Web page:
Life Expectancy Varies Greatly Among States, But Is Worse In Deprived Areas
Recent improvements could be lost to substance abuse, suicides, obesity and diabetes -- conditions that are already driving increases in premature deaths in nearly half the states, according to the study published in the Journal of the American Medical Association.
Los Angeles Times:
What Ails America? The Answer Varies From State To State
The state of the union's health is improving. But it is doing so very unequally, and recent signs of progress are in danger of being reversed by diseases of excess and despair, including obesity, depression, suicide and substance abuse. Those are the broad conclusions of a new roundup of Americans' vital signs published Tuesday in the Journal of the American Medical Assn. (Healy, 4/10)
The Wall Street Journal:
How Death Strikes Around The U.S.
A grim tally of “years of life lost” shows that substance abuse, suicides and diabetes drove a rise in premature deaths in nearly half the country, according to researchers who mapped variations in death rates among people 20 to 55 years old. The research offers a detailed look at the trends pulling down life expectancy among young and middle-aged Americans in recent years. So-called “deaths of despair,” including drug overdoses, have been on the rise, especially among white Americans, according to recent studies. (McKay and Rigdon, 4/10)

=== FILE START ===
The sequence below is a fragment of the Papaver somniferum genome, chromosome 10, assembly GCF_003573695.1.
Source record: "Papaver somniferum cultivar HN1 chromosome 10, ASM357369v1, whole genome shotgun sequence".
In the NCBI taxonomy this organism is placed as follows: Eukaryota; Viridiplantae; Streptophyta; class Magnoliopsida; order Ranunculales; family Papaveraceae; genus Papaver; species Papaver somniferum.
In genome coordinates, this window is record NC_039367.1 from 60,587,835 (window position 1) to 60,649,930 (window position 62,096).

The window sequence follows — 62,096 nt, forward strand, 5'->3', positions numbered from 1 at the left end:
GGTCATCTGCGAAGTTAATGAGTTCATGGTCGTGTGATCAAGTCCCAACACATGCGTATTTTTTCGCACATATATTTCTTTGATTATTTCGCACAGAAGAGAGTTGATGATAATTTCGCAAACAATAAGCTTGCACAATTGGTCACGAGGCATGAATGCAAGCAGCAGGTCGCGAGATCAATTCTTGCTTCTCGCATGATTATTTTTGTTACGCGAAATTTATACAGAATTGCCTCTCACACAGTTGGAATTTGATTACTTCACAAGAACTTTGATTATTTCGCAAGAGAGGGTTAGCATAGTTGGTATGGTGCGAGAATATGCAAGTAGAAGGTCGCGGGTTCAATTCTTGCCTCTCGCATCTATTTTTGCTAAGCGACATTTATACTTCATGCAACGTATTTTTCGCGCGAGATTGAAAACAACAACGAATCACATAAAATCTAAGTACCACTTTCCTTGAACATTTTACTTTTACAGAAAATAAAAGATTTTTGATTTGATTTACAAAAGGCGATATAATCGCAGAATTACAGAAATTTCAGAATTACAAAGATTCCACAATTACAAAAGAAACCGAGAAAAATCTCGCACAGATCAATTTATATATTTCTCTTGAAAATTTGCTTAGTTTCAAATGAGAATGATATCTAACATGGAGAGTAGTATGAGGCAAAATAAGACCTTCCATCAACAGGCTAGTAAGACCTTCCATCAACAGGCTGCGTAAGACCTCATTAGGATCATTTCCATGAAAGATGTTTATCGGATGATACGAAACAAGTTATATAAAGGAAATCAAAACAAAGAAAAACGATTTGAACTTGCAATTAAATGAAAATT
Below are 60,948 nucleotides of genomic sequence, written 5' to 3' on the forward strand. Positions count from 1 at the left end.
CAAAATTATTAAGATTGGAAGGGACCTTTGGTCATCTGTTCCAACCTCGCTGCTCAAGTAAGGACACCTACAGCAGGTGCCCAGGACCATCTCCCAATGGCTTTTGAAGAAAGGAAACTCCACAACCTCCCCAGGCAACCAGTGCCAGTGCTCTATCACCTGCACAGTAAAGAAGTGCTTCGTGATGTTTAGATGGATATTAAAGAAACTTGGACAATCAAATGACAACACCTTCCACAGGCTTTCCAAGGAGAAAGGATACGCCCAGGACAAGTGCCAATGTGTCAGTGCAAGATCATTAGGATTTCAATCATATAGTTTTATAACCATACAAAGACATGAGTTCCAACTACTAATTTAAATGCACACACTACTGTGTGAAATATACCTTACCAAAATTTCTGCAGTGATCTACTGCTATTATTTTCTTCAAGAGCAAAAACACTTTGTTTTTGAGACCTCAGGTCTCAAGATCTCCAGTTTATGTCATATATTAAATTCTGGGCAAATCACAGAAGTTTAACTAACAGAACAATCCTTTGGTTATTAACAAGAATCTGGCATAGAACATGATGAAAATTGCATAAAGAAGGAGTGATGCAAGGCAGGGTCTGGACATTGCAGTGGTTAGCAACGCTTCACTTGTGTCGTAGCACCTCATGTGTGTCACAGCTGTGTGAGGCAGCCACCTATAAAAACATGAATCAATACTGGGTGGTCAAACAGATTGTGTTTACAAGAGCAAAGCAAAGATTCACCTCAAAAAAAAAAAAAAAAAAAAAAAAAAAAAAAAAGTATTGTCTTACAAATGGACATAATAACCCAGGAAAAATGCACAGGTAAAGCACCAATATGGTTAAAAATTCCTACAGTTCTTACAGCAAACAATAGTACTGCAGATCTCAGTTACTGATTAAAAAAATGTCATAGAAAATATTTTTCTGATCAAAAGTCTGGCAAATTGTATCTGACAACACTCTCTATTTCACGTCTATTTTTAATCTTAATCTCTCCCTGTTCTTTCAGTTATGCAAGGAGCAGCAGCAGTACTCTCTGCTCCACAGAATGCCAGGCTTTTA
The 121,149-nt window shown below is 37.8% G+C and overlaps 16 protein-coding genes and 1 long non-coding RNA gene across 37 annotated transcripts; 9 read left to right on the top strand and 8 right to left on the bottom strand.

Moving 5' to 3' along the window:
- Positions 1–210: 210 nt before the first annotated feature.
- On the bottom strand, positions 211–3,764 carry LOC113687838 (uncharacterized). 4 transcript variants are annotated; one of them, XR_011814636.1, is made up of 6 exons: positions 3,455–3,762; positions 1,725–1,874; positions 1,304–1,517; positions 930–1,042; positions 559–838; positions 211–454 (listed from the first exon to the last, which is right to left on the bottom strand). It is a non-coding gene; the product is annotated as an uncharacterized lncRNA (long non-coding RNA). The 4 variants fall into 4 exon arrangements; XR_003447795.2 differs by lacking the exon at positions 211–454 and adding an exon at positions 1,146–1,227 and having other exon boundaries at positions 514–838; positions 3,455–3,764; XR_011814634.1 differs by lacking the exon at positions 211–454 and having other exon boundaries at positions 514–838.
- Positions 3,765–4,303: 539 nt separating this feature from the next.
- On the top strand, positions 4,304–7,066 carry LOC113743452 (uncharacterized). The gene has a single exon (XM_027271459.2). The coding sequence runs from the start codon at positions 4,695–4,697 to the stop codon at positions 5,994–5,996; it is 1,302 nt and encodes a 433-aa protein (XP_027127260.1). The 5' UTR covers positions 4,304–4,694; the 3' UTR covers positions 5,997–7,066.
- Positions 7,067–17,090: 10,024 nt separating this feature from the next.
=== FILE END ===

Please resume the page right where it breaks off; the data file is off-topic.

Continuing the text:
Minnesota Public Radio:
Minnesota's Premature Death Rate Lowest In The Nation
A University of Washington national analysis of premature death, found Minnesota has the lowest rate of what are called "years of life lost," based on data from 1990 to 2016. University global health professor, Ali Mokdad said living circumstances and lifestyle choices determine premature death rates. (Zdechlik, 4/10)
Health News Florida:
Life Expectancy Study Provides Insight Into What's Killing Floridians
A national study released Tuesday provides a state-by-state look at life expectancy and the factors that are killing Floridians, and as one might expect, opioid abuse is near the top of the list. The years of life lost due to opioid use in the state jumped more than 750 percent over the past 26 years, according to The State of U.S. Heath study published in the Journal of the American Medical Association. (Ochoa, 4/10)